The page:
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Lessons from Latin America on STEM Education

If math wasn’t your favorite subject in school, you’re hardly alone. But sometimes it just takes one good teacher to open a child’s eyes to the opportunities that an education in math and science can open up.

 

That’s the philosophy behind a movement aimed at impacting a country’s educational system — and economy — from the bottom up, by teaching the teachers. Recognizing the importance of nurturing a workforce strong in science, technology, engineering and math (STEM) skills to compete in today’s global economy, both developed and developing countries are exploring ways to teach math and science in more engaging ways.

“Whether in the developing or the developed economies, the world is changing so fast in terms of what’s possible using technology — what’s going on with medicine, what’s going on with computation, and what’s going to happen with energy and sustainability,” says Dennis DeTurck, the Stephen A. Levin Dean of the College and the Robert A. Fox Professor of Mathematics at the University of Pennsylvania.

“Understanding how all of those things fit together, that’s partly a technological issue, partly math, partly an economic issue. To understand those things, you have to have the background and acquire the training,” says DeTurck, who has done consulting on STEM education in Chile and elsewhere. “And the country has to have the infrastructure of people who can do that, or else you’re at the mercy of the people who provide it.”

In Latin America, the need to develop a STEM-skilled workforce presents a critical challenge. The region has been ranked lowest in the world for quality of education by the World Economic Forum, with more than half of 15 year olds not even minimally competent in math and science, according to WorldFund, a U.S.-based NGO that trains teachers and principals from underserved schools in Latin America.

WorldFund, which is supported by the GE Foundation, is working in Brazil to guide public school teachers in teaching methods that spark students’ interest in learning STEM-related subjects, such as applying their skills to practical projects.

Professor Pedro Fabris’s students at Chanceler Raul Fernandes secondary school in Rio Claro, São Paulo state, recently participated in a workshop to build bridges with toothpicks and glue.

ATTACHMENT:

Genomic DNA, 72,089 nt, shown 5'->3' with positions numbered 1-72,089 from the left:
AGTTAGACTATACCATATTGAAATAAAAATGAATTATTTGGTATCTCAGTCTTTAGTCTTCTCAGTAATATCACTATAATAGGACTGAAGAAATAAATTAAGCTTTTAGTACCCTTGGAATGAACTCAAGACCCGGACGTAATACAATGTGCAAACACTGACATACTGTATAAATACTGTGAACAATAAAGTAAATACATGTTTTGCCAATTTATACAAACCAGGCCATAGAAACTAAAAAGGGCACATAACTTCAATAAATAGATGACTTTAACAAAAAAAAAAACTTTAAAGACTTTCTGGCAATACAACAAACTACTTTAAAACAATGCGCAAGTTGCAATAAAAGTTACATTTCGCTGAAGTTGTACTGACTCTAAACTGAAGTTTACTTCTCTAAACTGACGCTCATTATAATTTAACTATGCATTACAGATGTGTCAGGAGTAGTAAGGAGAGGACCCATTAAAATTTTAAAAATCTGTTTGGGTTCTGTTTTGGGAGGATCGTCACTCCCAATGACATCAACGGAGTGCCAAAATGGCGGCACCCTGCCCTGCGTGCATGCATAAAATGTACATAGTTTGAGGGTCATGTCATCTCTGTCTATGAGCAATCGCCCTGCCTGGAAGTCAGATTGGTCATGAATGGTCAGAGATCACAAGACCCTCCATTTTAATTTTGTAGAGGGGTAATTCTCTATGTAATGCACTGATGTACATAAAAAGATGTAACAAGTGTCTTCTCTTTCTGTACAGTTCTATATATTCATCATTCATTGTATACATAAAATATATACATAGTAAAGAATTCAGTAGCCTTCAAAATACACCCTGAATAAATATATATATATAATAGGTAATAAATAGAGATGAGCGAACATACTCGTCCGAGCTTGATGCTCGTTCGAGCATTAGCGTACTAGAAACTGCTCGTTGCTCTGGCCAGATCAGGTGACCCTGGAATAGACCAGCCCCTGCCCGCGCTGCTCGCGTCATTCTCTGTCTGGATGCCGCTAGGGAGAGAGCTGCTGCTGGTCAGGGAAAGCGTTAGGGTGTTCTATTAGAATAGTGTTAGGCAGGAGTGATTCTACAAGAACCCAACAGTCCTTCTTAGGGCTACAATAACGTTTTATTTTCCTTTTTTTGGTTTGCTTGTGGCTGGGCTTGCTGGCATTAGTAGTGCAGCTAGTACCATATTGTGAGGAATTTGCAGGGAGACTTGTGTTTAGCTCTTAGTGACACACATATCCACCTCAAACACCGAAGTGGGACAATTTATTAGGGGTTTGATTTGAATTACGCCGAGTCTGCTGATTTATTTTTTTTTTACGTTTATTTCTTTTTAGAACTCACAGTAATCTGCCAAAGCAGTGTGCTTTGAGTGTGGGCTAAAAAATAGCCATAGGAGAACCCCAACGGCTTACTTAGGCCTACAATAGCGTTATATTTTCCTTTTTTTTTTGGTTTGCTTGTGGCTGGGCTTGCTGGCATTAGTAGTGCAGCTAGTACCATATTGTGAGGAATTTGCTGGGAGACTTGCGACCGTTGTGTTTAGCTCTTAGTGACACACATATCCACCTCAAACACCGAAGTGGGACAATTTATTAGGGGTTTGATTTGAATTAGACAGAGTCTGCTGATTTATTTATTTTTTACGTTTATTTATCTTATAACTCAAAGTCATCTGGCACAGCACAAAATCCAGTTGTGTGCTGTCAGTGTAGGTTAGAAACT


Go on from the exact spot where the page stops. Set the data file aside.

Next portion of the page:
“The design of the bridges was amazing,” says Fabris, a participant in WorldFund’s STEM Brasil program. “They made the project from the beginning, applying mathematics concepts learned in the classroom. But it didn’t stop there.”

Not only were all of his students able to build bridges that passed the endurance tests, but many went on to search the Internet for ways to improve their projects.

Project-based learning has helped the students think about science in a different way. “We have students who already defined their career plans in the areas of engineering or architecture,” he says. “They have everything in their hands to do well in these areas.”

Since 2009, STEM Brasil has trained more than 1,700 teachers, who reach more than 100,000 students a year. That’s key to “improving the employability of young Brazilians and developing the talents necessary to the country’s competitiveness,” says Jasmin Eymery, sustainability manager for GE in Latin America.

While Brazil has enjoyed strong economic growth, the workforce lacks the necessary skills to participate in the increasingly competitive global economy. Only about 40 percent of Brazilians graduate from secondary school, according to the OECD, while around a third of the country’s teachers barely passed themselves.

Chile has one of the better track records in Latin America, with about seven out of 10 students graduating from secondary school, though that’s still well below the U.S. rate of nearly 90 percent.

DeTurck recently visited the Pontificia Universidad Católica de Chile, one of the top universities in Latin America, to consult on improving STEM education for college students as well as lower grade levels.

“They’re worried about retention issues in science, just like here in the U.S.,” says DeTurck, “And they want to help teachers become more effective so that the students who arrive at the university are prepared to succeed in science and math.

He calls STEM education a “universal problem,” with an essential part of the solution to show teachers who may not specialize in the sciences “how to transmit enthusiasm rather than fear to their students.”

“It’s a need that countries like Brazil and Chile recognize and are beginning to address, because countries cant import that expertise,” says DeTurck. “They’re trying to go from the status of a developing nation to a developed one, and they see developing this kind of infrastructure of scientists and technologists as being essential to that.”

For countries looking to compete in an increasingly globalized economy, the future could depend on a few good teachers.

Top image: Courtesy of WorldFund

 

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